For the fourth time this year, a murky haze has descended over north China, leaving residents of Beijing choking on toxic smog. China’s air hasn’t been this bad since 1954, according to the state-run People’s Daily newspaper.
In a remarkable record of dirty air, 24 out of January’s first 29 days this year had air classified as hazardous. And the skies have still not cleared.
The Air Quality Index from the U.S. embassy, designed by the U.S. Environmental Protection Agency, shows that the concentration of fine particulate matter, known as PM 2.5, has been hovering at the top of the scale since last Friday. It’s in a range described as “hazardous” and calls for protective measures to be taken.
Visibility is reduced to 100 yards in downtown Beijing. Travel has been disrupted with more than 100 flights cancelled, at a time when millions start the journey home for Chinese New Year.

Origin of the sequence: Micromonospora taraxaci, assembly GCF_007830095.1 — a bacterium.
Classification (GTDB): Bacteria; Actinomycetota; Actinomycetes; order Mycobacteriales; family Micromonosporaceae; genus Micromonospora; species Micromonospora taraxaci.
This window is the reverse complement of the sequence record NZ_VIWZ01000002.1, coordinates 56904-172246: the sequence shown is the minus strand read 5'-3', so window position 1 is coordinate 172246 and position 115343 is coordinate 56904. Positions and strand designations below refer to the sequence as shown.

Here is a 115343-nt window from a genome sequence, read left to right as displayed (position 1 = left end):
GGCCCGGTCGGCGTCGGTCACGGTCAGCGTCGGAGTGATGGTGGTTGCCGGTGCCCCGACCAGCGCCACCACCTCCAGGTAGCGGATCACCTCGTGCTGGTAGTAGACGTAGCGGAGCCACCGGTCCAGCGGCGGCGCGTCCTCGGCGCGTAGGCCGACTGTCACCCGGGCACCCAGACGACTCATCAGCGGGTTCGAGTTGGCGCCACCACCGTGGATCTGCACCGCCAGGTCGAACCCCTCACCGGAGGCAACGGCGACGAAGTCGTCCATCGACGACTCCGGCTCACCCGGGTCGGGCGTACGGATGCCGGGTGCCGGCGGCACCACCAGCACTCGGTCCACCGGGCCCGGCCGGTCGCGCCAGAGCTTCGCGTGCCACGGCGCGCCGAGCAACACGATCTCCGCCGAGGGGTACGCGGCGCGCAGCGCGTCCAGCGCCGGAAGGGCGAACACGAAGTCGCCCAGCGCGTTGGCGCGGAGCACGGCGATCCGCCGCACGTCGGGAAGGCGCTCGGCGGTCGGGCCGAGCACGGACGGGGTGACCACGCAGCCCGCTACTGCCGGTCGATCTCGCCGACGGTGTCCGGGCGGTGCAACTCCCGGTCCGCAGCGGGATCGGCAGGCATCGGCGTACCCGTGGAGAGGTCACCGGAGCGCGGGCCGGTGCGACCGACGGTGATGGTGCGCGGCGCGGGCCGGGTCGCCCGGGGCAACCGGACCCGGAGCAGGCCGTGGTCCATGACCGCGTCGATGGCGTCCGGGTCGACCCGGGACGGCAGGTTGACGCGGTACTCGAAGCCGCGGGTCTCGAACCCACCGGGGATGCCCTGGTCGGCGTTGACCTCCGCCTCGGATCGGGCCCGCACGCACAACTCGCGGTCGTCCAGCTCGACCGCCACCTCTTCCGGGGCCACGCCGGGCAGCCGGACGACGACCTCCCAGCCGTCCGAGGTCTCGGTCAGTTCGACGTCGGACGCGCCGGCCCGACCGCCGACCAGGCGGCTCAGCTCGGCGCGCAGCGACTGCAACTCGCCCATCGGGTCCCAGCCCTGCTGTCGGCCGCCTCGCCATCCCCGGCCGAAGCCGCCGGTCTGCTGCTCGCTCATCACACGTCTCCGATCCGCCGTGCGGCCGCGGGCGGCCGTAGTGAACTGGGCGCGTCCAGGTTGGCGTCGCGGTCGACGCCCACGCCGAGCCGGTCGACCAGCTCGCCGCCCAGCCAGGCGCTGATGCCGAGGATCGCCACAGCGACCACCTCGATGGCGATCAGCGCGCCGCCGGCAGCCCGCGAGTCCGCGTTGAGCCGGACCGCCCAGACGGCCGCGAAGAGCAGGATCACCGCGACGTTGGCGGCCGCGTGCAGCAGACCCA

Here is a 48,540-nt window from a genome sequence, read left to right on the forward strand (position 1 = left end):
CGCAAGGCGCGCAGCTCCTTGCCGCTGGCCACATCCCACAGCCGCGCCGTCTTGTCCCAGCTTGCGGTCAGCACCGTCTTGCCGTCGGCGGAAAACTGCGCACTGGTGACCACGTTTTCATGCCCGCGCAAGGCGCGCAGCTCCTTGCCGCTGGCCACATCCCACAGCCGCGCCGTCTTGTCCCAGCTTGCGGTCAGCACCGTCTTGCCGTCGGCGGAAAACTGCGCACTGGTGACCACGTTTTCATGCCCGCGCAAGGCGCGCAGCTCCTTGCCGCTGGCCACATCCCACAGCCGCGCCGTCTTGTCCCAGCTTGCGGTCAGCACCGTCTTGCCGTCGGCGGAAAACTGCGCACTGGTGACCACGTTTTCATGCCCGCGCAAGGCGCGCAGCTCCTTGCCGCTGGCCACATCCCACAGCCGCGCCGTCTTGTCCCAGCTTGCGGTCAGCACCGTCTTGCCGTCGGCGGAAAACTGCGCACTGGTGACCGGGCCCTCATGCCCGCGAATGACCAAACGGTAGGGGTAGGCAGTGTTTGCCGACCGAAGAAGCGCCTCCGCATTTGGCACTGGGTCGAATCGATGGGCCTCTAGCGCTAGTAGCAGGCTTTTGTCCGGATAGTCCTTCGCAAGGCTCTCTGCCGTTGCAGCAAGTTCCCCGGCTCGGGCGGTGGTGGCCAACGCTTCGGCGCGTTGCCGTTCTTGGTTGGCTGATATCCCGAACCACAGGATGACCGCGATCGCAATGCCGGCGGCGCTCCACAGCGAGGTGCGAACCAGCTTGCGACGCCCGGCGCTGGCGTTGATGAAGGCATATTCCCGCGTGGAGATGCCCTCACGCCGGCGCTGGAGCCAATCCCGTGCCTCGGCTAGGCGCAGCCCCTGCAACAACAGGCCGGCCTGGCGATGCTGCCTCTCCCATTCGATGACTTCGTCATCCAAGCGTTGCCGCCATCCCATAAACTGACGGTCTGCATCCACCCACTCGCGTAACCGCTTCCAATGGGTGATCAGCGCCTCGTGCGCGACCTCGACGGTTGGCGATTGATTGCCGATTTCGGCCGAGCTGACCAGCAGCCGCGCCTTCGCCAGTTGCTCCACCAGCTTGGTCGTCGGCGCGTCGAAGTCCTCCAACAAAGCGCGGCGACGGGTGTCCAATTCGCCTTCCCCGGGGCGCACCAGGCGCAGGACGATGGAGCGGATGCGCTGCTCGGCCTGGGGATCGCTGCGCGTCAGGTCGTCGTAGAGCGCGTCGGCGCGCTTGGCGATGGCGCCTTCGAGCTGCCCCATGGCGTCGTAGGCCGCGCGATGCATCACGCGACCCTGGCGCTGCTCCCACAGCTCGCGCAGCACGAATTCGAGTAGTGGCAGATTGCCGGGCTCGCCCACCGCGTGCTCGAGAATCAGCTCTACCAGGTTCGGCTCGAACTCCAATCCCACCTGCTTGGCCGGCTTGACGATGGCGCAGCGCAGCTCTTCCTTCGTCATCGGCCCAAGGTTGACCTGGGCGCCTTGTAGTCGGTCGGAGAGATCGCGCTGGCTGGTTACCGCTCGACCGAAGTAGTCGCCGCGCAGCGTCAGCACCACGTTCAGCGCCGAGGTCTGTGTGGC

The air is so bad that wealthy Chinese entrepreneur, Chen Guangbiao, is selling fresh air in soft drinks cans, similar to bottled drinking water. Each can is sold for 5RMB or about 80 cents. Chen is well known for his charitable donations and publicity stunts. He says he wants to stimulate awareness of environmental protection among government officials and citizens by selling the canned fresh air.
Today by mid-morning, a text from the government was sent to millions of cell phones warning residents to stay indoors. Beijing environmental authorities temporarily shut down 103 high-emission factories on Tuesday and ordered 30 percent of government cars off the roads.
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